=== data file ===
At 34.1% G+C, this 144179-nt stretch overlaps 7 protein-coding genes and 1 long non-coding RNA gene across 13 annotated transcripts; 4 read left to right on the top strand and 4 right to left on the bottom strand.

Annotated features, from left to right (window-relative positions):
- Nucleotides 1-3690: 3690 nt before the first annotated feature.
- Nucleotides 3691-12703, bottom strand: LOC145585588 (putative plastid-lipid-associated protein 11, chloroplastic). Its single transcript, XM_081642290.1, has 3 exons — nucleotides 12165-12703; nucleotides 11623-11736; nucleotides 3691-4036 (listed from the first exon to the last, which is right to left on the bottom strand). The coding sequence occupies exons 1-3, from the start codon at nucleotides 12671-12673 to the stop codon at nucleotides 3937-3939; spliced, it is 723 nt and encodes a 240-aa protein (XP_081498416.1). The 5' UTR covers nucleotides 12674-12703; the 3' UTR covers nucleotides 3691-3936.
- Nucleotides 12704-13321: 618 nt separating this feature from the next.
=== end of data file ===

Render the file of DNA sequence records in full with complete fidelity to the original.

At 34.1% G+C, this 144179-nt stretch overlaps 7 protein-coding genes and 1 long non-coding RNA gene across 13 annotated transcripts; 4 read left to right on the top strand and 4 right to left on the bottom strand.

Annotated features, from left to right (window-relative positions):
- Nucleotides 1-3690: 3690 nt before the first annotated feature.
- Nucleotides 3691-12703, bottom strand: LOC145585588 (putative plastid-lipid-associated protein 11, chloroplastic). Its single transcript, XM_081642290.1, has 3 exons — nucleotides 12165-12703; nucleotides 11623-11736; nucleotides 3691-4036 (listed from the first exon to the last, which is right to left on the bottom strand). The coding sequence occupies exons 1-3, from the start codon at nucleotides 12671-12673 to the stop codon at nucleotides 3937-3939; spliced, it is 723 nt and encodes a 240-aa protein (XP_081498416.1). The 5' UTR covers nucleotides 12674-12703; the 3' UTR covers nucleotides 3691-3936.
- Nucleotides 12704-13321: 618 nt separating this feature from the next.